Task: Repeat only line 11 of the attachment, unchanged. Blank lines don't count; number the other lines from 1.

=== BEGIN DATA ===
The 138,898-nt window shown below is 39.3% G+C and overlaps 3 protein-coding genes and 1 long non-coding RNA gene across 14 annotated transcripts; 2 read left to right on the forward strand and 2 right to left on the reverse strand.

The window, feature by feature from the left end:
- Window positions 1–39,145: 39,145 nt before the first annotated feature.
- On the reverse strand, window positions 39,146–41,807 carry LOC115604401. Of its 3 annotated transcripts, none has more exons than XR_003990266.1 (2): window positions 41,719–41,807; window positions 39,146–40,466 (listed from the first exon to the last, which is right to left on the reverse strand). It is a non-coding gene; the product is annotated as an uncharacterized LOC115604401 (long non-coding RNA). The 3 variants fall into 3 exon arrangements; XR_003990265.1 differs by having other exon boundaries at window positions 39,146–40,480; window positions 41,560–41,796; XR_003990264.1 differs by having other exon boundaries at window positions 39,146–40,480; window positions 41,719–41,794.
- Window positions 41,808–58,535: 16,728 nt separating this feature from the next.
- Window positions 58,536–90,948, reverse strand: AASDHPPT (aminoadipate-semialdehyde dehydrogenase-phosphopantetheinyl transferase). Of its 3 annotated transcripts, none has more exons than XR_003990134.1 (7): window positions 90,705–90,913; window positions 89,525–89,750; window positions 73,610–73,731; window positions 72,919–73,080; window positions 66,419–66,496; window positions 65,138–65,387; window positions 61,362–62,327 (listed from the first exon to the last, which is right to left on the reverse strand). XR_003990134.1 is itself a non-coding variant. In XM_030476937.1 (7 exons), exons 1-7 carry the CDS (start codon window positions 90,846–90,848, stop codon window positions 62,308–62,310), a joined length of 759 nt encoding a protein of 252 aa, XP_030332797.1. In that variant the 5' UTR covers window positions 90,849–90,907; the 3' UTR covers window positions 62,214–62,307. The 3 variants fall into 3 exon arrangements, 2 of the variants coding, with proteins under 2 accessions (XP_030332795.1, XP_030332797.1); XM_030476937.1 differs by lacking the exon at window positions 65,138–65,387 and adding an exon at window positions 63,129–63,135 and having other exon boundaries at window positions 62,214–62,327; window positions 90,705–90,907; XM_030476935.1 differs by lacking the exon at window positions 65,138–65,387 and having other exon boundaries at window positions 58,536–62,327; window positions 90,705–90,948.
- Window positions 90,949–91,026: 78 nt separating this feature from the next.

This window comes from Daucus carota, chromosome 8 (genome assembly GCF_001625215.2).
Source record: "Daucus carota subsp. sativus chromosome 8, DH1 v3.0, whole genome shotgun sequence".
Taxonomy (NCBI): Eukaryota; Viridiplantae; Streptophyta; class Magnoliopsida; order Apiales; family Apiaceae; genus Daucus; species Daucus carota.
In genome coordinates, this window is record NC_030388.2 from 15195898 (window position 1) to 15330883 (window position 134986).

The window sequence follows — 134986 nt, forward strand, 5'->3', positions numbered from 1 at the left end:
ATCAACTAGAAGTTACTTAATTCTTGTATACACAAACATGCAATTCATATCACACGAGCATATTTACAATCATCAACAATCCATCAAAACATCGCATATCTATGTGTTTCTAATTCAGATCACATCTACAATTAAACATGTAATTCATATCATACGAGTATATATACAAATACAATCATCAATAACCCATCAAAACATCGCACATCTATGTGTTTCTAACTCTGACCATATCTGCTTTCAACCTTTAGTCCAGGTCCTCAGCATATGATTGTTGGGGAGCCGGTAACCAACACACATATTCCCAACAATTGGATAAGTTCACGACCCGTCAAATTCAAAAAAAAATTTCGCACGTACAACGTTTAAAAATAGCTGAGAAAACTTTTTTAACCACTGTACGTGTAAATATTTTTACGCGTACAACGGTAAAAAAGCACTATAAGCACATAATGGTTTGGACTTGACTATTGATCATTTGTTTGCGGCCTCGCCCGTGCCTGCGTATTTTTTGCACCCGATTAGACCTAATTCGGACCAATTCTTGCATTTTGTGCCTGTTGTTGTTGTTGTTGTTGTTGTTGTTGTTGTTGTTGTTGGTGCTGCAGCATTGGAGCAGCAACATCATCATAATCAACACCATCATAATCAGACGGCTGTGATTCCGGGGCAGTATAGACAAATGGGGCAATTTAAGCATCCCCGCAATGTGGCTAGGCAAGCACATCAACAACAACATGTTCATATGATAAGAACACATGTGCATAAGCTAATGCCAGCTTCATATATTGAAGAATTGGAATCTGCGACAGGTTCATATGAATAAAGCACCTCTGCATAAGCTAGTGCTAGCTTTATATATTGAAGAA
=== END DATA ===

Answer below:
In genome coordinates, this window is record NC_030388.2 from 15195898 (window position 1) to 15330883 (window position 134986).